i love to write.
just say whatever comes to mind.
Written By: Rachel Alison
April 5, 2015
It’s an interesting case of irony, or what would be irony.
Lecrae can’t be fit into a box. An outspoken Christian who raps and befriends fellow rappers who swing to the other side of the spiritual clock. A legitimate rapper who doesn’t preach hypocrisy. Real, but hopeful.
Up until the release of his album “Anomaly” this past September, Lecrae has been constantly molding and evolving his image. From “Real Talk’s” heavy-hitting beats to “Church Clothes Vol. 2’s” eclectic mix of songs and collaborators, eight albums and mixtapes have been tucked under his belt, along with multiple Grammy wins and nominations, including a faceoff against heavy hitters like Jay-Z and Kanye.
I’ve only just recently joined the journey, but I can say in all honesty that “Anomaly” is probably my favorite album that I’ve ever listened to. Mixing creative wordplay with sophisticated production and life experience with motivational determination, it evaluates society and the genre of rap with the intentions of redefining culture and the purpose of life.
The first two tracks of the fifteen-track album are hard-hitting doses of reality. The album kicks off with “Outsiders,” which combines relatability and a challenge to stay on the “outside.” Lecrae creates a blood-pumping game of dodgeball by using a light hook to absorb the truth that lobbies through his lyrics. “Double shots in that ego/They laughing at us, yeah we know/Maybe at the bottom, but we not forgotten/The directors plotting that sequel” portrays a fiery story of determination.
“Welcome to America” doesn’t skimp on the intensity, either. The chants in the background vocals blend with the lyrics as Lecrae illustrates what he sees as America: the desperately flawed country that is somehow given hope through his belief and passion for his homeland.
Other songs like “Fear,” “Anomaly,” and “Timepiece” are equally emotionally impactful, but the delivery is different. Their lyrics are more symbolic and introspective, with a slow, heated sound that somehow combines to make a low boil to the album. It’s a nice juxtaposition of format, and it showcases Lecrae’s wide range of style, particularly when one takes into account the vibrant energy of “Say I Won’t” and “Nuthin,” both of which serve as “break songs” amid the flurry of heavily thematic tracks.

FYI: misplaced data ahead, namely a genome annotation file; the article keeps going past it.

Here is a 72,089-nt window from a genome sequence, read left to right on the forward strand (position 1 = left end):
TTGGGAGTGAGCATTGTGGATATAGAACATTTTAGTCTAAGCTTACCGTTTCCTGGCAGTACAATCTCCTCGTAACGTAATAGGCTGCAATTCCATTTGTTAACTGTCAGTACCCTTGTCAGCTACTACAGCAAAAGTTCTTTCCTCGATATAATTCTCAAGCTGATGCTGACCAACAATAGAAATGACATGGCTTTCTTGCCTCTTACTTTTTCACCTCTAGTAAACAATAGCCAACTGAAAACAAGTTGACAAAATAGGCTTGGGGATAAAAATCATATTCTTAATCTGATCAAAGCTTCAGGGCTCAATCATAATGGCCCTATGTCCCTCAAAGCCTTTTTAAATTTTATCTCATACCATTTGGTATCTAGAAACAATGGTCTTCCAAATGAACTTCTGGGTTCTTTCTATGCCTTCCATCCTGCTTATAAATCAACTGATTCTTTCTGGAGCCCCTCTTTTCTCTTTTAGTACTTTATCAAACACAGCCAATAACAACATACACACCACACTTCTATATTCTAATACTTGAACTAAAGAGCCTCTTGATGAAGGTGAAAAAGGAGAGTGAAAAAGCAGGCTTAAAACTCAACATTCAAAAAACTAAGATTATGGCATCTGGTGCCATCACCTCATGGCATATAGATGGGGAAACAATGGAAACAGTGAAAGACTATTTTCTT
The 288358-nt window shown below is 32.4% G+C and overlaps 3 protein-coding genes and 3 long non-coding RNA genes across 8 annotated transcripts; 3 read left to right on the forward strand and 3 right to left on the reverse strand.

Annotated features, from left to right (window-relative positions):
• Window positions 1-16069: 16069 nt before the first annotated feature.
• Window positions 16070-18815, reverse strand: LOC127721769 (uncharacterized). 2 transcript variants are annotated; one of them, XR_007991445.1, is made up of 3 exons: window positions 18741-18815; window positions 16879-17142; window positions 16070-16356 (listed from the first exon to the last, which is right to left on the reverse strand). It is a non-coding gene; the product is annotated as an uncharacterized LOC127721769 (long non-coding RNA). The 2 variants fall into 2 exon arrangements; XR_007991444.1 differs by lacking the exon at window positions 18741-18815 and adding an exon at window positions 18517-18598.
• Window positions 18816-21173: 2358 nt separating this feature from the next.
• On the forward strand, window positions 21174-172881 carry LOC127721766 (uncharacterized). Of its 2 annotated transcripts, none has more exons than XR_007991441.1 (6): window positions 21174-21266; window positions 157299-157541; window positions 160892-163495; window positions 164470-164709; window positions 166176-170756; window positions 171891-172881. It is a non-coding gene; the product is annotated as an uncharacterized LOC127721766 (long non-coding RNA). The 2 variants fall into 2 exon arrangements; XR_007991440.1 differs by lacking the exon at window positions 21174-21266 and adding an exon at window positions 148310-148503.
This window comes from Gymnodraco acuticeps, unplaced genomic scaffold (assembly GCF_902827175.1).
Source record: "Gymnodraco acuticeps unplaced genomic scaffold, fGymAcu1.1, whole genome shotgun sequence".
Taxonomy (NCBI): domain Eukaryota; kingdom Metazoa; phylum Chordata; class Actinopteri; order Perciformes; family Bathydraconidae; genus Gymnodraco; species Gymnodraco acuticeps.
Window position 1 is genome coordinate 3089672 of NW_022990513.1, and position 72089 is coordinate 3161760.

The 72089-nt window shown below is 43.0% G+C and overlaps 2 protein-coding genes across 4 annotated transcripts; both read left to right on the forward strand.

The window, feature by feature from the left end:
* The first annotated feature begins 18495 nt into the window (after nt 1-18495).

The thread reappears in “Dirty Water,” however. With a sound that bounces like a basketball and lyrics to match, Lecrae addresses the issue of racism, highlighting the ironies of people’s reactions with others of different nationalities at home versus overseas. Interestingly enough, it marks the midpoint of the fifteen-track album and sparks the beginning of a different, mellower sound with more life experience in the lyrics.
Lyrically beautiful “Wish” follows right after “Dirty Water.” There’s a startling unity to the song, most likely due to the masterful way Lecrae manipulates his words. From clever comparisons (“I wish I woulda worked on my jump shot/Cuz time just fades away”) to the fact that he starts many of his sentences with “I wish,” his writing skills are clearly well-developed, the muscles trained over the years of practice and hard work. “Wish” is the lyrical high point to his album, a buildup that began with “Outsiders” and peaks here.
After the grace-laced realizations in “Runners,” “All I Need Is You,” and “Give In,” emotional impact rebounds in “Good, Bad, Ugly.” Lecrae toys with listeners’ perceptions of life by recounting two of his life stories. He delivers it not in a self-pitying way, but in a matter-of-fact tone that bears traces of sadness at his own actions and the actions of others. It’s the most sobering track on his album, and it left me with a gaping hole in the bottom of my stomach when I first heard it. Perhaps it’s the sobriety of the piece that induced him to strategically place “Broken” and “Messengers” right after it in the album’s song sequence. Collaborating on “Broken” with worship singer Kari Jobe and band for King and Country on “Messengers,” Lecrae pursues a new theme altogether: hope. It’s the penultimate point of the album, the denouement, if you will. It’s when he pieces together the whole picture: the depravity of mankind. The empty pursuit of happiness. His own life experiences that illustrate these points.
Then, in the end, hope. “Anomaly” leaves us not with a sense of desperation or hopelessness, but with a lingering faith in optimism, the knowledge that even though the world can be brutal, hope can always be found.